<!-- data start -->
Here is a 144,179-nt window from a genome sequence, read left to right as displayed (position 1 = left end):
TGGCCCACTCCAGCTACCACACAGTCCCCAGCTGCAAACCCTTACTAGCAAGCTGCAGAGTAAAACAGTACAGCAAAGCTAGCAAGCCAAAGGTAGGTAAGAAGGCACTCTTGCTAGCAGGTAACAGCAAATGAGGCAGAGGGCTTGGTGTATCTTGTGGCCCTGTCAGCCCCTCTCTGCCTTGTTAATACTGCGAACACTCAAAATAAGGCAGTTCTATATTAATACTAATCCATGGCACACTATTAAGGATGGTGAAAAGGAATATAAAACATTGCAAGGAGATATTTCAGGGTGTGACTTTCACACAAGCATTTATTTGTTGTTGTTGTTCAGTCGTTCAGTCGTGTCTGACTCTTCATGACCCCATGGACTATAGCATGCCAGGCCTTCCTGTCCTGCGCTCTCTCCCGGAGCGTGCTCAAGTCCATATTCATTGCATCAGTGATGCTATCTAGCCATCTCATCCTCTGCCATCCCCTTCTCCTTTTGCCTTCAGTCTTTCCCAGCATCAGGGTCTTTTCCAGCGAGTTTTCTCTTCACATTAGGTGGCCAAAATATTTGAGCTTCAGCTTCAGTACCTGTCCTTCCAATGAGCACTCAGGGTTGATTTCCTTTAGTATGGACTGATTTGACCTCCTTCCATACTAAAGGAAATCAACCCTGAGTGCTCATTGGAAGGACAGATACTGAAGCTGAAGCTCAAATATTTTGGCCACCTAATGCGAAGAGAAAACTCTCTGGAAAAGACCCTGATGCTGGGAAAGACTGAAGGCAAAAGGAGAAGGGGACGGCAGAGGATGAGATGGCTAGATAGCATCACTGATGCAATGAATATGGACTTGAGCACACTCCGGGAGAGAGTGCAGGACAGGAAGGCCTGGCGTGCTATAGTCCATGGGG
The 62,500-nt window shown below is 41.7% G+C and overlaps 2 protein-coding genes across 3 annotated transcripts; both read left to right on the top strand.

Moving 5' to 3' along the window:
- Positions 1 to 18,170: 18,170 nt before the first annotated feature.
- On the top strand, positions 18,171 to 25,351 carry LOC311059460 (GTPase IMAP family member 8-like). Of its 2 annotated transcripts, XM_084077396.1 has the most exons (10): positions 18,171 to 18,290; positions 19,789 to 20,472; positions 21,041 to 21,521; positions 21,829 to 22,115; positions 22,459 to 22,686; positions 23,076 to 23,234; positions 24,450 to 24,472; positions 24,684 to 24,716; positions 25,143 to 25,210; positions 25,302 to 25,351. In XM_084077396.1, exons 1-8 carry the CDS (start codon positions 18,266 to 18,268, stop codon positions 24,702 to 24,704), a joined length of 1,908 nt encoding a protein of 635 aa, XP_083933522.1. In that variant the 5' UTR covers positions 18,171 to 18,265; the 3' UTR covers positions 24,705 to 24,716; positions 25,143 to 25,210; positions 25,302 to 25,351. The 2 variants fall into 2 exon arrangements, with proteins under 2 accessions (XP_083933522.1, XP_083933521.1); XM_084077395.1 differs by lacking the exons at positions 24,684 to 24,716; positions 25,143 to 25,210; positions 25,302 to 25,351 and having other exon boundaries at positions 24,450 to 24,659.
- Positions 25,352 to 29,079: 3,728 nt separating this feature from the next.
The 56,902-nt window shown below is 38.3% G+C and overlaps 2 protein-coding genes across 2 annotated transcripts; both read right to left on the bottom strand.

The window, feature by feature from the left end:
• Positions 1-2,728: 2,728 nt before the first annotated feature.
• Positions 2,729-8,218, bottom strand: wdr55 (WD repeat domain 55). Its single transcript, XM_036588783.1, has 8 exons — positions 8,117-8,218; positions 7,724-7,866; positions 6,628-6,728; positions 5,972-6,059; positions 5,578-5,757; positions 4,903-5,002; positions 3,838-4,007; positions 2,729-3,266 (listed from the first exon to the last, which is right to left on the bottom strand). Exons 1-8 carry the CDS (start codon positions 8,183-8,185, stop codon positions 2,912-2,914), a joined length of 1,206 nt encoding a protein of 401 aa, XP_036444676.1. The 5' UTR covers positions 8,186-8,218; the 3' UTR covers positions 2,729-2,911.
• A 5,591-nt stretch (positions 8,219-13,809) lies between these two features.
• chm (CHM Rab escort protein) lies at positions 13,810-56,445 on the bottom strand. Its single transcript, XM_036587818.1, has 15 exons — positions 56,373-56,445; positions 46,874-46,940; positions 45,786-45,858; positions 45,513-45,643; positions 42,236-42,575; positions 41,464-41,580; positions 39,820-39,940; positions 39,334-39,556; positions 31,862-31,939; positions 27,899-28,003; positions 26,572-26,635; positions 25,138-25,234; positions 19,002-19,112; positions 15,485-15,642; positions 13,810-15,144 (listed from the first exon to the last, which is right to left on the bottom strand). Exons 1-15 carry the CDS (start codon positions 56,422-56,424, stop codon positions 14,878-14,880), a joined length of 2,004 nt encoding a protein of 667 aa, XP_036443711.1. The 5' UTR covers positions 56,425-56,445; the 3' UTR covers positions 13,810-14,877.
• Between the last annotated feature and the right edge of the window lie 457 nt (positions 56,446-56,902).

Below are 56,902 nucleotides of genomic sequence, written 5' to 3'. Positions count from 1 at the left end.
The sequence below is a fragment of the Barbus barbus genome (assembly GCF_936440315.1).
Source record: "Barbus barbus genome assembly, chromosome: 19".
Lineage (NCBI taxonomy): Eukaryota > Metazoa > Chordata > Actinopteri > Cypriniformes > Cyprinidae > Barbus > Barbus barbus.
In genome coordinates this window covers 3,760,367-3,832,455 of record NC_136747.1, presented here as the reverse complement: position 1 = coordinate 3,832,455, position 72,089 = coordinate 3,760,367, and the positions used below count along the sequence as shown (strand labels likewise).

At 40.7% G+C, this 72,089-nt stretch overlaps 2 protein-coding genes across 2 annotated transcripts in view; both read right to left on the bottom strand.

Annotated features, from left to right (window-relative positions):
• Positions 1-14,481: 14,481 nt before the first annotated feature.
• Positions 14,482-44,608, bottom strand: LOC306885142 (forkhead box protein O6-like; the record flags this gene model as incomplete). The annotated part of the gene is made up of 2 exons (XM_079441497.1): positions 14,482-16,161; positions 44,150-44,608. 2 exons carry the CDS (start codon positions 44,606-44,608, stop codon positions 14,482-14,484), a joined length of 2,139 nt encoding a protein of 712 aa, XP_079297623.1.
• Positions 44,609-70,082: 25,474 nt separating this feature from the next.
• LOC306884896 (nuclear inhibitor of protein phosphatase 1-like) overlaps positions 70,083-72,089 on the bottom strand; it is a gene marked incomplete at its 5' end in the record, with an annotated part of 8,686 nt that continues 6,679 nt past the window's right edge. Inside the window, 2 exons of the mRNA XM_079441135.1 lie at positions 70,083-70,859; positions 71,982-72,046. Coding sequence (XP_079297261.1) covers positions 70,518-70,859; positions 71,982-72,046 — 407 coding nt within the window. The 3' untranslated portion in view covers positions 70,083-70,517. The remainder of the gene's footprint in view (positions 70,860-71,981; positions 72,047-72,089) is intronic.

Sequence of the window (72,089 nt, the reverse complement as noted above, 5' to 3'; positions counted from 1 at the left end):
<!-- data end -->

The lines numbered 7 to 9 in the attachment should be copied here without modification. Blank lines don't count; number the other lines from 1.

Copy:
- Positions 25,352 to 29,079: 3,728 nt separating this feature from the next.
The 56,902-nt window shown below is 38.3% G+C and overlaps 2 protein-coding genes across 2 annotated transcripts; both read right to left on the bottom strand.

The window, feature by feature from the left end: